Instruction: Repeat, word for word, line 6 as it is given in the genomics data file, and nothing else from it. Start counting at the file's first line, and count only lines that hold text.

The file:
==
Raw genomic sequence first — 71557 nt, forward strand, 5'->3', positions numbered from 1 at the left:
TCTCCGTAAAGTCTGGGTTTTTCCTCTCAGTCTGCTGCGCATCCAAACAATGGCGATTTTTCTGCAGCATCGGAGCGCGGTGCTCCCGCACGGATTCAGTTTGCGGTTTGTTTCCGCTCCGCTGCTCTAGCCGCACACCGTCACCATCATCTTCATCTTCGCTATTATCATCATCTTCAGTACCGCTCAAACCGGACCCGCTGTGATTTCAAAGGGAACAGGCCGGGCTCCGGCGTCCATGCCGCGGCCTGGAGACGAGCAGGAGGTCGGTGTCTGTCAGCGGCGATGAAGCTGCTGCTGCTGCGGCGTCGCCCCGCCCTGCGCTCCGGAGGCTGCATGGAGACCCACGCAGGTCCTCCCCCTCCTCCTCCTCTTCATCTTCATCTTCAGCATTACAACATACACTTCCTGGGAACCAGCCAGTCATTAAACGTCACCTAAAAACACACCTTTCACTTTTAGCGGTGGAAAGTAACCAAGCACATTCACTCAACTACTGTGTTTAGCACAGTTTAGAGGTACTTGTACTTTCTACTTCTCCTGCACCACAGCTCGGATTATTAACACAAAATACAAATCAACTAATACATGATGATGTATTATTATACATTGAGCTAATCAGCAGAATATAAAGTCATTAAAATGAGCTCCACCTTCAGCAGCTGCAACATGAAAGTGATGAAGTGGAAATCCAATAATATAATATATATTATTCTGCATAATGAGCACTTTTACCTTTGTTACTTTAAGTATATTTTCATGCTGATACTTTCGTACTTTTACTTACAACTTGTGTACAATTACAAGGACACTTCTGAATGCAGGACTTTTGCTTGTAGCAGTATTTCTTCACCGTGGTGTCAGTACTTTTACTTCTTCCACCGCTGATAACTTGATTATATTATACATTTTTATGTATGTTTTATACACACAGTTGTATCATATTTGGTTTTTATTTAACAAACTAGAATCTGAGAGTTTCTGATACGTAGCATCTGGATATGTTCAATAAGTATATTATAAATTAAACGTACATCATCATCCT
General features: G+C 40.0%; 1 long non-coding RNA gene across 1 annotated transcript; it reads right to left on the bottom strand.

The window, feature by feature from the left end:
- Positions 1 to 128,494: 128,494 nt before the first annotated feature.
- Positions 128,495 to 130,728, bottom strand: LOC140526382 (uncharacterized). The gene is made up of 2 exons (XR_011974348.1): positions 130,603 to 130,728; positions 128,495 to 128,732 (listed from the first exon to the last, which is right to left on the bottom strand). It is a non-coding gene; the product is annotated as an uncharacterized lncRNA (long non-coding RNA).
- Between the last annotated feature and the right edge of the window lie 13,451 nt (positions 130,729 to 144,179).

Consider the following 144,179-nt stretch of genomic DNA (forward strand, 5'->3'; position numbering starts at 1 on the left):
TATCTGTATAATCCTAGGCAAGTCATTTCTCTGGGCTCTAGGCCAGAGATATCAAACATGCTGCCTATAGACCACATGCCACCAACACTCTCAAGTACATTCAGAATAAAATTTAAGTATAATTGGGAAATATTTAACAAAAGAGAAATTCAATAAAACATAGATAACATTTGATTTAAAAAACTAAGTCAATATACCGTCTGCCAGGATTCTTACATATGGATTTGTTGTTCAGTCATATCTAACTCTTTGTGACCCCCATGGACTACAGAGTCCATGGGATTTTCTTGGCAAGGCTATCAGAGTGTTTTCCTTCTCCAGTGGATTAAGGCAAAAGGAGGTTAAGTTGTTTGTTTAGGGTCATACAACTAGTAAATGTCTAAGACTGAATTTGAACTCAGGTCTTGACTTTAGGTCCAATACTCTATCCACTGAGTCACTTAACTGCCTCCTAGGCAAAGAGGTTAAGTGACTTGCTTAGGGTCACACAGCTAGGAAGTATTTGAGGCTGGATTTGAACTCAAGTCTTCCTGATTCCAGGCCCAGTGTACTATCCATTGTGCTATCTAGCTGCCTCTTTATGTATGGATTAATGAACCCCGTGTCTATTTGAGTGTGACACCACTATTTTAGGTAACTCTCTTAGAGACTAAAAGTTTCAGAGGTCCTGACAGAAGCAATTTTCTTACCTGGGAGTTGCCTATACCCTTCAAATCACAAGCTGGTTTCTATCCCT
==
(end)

- Positions 128,495 to 130,728, bottom strand: LOC140526382 (uncharacterized). The gene is made up of 2 exons (XR_011974348.1): positions 130,603 to 130,728; positions 128,495 to 128,732 (listed from the first exon to the last, which is right to left on the bottom strand). It is a non-coding gene; the product is annotated as an uncharacterized lncRNA (long non-coding RNA).